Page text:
Research-funding agencies have a great deal of expertise in funding international collaborative projects that promote research excellence in specific disciplines and areas, but they are less well equipped to fund and organise collaboration to address grand challenges – especially those involving developing countries. Some very real practical challenges impede international collaboration, such as visas and work permits for researchers, or purely national grant schemes that do not allow financing international projects. Many research-oriented collaborations are uncoordinated on a global scale, many of the potential synergies from sharing costs or information are lost, and there exists a risk of duplicating research and innovation efforts. Data on international co-operative R&D projects around global challenges and the SDGs are also lacking, and yet such data would greatly enhance the ability of decision makers to monitor and evaluate these activities, and prioritise successful experiences. To reduce this fragmentation of international efforts, co-ordination of national public research agendas oriented toward global challenges is essential.

Institutional elements of the new paradigm aimed at building GPGs and addressing global challenges through international STI collaboration are already in place, but need to be consolidated and reinforced. Some of these institutional set-ups can build upon existing organisations, such as Canada’s International Development Research Centre (IDRC), whose Technology and Innovation Program leverages science and advanced technologies, including digital innovations to build human capital to support inclusive growth in developing countries. New partnerships will also need to be created, such as the United Kingdom’s Newton Fund, which was created in 2014 to fund collaborations on global challenges between academics and innovators in the United Kingdom and developing countries.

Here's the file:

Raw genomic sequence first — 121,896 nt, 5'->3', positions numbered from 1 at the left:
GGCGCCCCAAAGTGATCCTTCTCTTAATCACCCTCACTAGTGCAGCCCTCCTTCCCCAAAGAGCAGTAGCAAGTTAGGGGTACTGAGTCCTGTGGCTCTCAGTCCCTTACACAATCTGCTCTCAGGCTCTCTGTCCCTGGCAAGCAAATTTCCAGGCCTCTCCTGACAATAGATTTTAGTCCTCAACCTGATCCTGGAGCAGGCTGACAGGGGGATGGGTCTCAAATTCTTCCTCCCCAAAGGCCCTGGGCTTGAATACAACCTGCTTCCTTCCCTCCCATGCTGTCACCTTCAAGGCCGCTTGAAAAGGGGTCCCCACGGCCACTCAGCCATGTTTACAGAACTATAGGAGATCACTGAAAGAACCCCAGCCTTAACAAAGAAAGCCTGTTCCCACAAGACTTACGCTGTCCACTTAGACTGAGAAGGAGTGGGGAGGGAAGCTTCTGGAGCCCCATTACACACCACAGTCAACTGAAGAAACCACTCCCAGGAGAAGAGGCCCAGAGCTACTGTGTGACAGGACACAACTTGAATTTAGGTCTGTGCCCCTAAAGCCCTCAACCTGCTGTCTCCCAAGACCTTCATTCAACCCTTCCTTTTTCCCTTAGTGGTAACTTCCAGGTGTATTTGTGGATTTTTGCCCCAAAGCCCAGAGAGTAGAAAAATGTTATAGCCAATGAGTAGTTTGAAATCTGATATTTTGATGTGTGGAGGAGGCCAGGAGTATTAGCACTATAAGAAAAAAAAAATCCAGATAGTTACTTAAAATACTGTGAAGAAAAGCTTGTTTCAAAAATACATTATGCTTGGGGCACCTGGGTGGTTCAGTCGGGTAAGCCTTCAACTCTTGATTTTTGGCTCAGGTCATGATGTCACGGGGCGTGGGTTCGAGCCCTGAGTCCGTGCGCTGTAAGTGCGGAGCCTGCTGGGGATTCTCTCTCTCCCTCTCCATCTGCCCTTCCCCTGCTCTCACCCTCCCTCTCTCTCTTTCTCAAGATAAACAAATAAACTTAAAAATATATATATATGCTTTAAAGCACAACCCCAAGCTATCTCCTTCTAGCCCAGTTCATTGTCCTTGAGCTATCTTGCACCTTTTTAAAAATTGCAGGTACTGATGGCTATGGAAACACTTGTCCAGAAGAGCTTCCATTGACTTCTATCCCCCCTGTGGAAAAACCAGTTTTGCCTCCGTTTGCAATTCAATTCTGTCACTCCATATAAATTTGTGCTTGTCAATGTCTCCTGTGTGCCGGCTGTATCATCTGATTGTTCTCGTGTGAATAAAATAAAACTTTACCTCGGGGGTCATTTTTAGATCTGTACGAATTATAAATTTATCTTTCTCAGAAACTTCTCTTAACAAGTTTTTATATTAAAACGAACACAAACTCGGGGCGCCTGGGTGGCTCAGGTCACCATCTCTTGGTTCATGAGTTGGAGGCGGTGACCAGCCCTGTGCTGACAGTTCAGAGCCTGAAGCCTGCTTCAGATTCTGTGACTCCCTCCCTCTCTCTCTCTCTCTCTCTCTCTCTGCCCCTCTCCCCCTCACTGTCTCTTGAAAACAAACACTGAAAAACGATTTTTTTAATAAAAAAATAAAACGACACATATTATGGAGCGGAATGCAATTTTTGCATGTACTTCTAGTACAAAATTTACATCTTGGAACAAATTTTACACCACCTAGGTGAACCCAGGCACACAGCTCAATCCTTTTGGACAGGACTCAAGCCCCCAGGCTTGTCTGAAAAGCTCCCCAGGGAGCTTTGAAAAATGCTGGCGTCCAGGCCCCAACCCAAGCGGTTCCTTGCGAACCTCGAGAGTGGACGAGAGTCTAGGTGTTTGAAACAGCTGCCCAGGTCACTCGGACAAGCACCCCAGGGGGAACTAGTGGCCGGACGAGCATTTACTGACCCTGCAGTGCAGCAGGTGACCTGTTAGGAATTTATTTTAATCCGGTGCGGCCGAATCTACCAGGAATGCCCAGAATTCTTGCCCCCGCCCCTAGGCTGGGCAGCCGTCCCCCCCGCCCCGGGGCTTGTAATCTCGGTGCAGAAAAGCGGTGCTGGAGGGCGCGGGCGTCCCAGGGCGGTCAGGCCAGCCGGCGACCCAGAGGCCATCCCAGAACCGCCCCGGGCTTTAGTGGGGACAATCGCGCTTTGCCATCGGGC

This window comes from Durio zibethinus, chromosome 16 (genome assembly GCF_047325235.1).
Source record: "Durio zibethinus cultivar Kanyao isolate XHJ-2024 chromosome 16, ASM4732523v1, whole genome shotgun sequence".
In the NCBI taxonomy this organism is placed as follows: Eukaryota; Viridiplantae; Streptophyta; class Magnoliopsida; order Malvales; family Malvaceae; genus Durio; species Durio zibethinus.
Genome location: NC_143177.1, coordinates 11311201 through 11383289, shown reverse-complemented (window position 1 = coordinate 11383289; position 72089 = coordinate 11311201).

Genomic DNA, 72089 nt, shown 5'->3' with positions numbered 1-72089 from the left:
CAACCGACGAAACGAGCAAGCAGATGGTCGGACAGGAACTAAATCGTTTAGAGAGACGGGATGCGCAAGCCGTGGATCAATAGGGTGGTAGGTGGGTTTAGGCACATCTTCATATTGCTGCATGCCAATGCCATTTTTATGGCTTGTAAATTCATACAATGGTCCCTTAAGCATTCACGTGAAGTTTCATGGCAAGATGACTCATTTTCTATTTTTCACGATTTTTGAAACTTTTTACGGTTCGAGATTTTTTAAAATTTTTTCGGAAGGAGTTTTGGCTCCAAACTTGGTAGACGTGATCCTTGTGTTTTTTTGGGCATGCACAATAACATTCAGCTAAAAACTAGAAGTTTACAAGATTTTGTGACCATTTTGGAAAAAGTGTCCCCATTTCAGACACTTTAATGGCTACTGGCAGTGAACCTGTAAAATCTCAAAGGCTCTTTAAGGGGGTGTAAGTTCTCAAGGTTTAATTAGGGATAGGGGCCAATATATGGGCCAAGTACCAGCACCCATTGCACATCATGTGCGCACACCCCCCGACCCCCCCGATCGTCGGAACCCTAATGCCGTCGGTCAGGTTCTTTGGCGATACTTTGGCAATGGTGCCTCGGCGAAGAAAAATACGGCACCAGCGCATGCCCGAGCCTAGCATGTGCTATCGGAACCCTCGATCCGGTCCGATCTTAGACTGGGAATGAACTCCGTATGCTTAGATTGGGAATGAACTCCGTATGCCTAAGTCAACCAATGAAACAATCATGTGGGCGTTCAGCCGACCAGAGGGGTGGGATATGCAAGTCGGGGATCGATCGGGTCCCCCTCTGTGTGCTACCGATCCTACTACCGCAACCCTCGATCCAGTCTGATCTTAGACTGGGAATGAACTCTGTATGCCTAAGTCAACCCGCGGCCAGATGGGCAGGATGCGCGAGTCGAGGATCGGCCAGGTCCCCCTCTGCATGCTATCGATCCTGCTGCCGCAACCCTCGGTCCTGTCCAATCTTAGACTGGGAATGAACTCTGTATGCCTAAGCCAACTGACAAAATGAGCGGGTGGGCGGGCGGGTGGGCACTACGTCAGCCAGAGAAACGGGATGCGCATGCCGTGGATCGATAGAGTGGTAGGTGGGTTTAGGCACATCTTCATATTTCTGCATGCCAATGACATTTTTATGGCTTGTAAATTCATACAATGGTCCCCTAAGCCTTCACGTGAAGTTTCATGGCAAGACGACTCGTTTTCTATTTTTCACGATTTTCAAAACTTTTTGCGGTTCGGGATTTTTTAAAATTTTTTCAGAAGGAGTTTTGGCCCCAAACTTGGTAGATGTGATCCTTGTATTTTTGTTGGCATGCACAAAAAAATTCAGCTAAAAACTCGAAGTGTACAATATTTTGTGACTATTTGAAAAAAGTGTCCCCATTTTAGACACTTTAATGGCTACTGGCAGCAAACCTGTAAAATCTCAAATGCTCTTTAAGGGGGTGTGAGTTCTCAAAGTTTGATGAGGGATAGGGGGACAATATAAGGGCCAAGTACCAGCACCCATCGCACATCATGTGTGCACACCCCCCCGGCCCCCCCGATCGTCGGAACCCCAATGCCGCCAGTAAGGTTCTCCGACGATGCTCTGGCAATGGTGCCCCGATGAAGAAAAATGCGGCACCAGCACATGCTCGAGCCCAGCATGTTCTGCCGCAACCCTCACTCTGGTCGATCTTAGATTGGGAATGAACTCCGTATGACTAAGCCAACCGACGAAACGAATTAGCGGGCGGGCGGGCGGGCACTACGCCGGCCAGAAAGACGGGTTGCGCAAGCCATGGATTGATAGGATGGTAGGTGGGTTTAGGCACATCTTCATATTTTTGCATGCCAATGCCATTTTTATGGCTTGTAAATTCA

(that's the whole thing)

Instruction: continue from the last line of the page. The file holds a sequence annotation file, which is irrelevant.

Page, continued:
There already exist several examples of international collaboration focused on mobilising STI for global challenges. They range from mandate-based international organisations (e.g. the Consultative Group for International Agricultural Research, the International Energy Agency and Mission Innovation, and the Global Knowledge Centre for Antimicrobial Resistance R&D) to partnerships initiated by governments and philanthropies such as CEPI (see Box 5.2). One characteristic of these new partnerships is the involvement of a broader range of stakeholders, including companies, civil society groups and notably private philanthropic organisations.